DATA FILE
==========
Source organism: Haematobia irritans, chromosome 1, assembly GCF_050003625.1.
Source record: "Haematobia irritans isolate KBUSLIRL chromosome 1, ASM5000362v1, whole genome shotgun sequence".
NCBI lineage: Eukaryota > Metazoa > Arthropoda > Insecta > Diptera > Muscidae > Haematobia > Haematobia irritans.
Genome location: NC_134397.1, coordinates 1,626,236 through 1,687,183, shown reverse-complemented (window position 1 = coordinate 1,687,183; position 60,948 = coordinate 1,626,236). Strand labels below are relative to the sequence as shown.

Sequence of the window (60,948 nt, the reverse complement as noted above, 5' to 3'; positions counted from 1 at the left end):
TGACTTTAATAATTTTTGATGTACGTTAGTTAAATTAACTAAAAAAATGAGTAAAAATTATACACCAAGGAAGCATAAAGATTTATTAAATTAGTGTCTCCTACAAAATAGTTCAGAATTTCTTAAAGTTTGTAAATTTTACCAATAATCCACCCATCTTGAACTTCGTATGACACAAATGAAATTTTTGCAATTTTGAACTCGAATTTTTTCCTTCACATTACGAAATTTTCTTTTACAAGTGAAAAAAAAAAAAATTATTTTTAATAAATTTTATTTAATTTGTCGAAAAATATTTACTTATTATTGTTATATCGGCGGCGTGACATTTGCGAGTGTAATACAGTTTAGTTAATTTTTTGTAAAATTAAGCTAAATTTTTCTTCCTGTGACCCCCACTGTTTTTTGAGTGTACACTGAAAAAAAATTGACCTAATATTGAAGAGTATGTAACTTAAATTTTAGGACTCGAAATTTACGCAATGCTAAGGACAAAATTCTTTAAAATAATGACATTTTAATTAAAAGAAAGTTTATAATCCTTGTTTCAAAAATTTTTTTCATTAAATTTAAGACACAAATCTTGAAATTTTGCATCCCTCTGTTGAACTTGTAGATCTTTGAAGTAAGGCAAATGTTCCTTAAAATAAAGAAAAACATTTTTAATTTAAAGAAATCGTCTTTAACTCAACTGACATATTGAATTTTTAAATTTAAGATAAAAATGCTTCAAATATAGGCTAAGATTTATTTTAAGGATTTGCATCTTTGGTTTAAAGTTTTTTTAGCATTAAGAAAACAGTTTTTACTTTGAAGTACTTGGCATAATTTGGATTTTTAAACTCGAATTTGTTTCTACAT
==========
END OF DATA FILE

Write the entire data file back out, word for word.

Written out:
Source organism: Haematobia irritans, chromosome 1, assembly GCF_050003625.1.
Source record: "Haematobia irritans isolate KBUSLIRL chromosome 1, ASM5000362v1, whole genome shotgun sequence".
NCBI lineage: Eukaryota > Metazoa > Arthropoda > Insecta > Diptera > Muscidae > Haematobia > Haematobia irritans.
Genome location: NC_134397.1, coordinates 1,626,236 through 1,687,183, shown reverse-complemented (window position 1 = coordinate 1,687,183; position 60,948 = coordinate 1,626,236). Strand labels below are relative to the sequence as shown.

Sequence of the window (60,948 nt, the reverse complement as noted above, 5' to 3'; positions counted from 1 at the left end):
TGACTTTAATAATTTTTGATGTACGTTAGTTAAATTAACTAAAAAAATGAGTAAAAATTATACACCAAGGAAGCATAAAGATTTATTAAATTAGTGTCTCCTACAAAATAGTTCAGAATTTCTTAAAGTTTGTAAATTTTACCAATAATCCACCCATCTTGAACTTCGTATGACACAAATGAAATTTTTGCAATTTTGAACTCGAATTTTTTCCTTCACATTACGAAATTTTCTTTTACAAGTGAAAAAAAAAAAAATTATTTTTAATAAATTTTATTTAATTTGTCGAAAAATATTTACTTATTATTGTTATATCGGCGGCGTGACATTTGCGAGTGTAATACAGTTTAGTTAATTTTTTGTAAAATTAAGCTAAATTTTTCTTCCTGTGACCCCCACTGTTTTTTGAGTGTACACTGAAAAAAAATTGACCTAATATTGAAGAGTATGTAACTTAAATTTTAGGACTCGAAATTTACGCAATGCTAAGGACAAAATTCTTTAAAATAATGACATTTTAATTAAAAGAAAGTTTATAATCCTTGTTTCAAAAATTTTTTTCATTAAATTTAAGACACAAATCTTGAAATTTTGCATCCCTCTGTTGAACTTGTAGATCTTTGAAGTAAGGCAAATGTTCCTTAAAATAAAGAAAAACATTTTTAATTTAAAGAAATCGTCTTTAACTCAACTGACATATTGAATTTTTAAATTTAAGATAAAAATGCTTCAAATATAGGCTAAGATTTATTTTAAGGATTTGCATCTTTGGTTTAAAGTTTTTTTAGCATTAAGAAAACAGTTTTTACTTTGAAGTACTTGGCATAATTTGGATTTTTAAACTCGAATTTGTTTCTACAT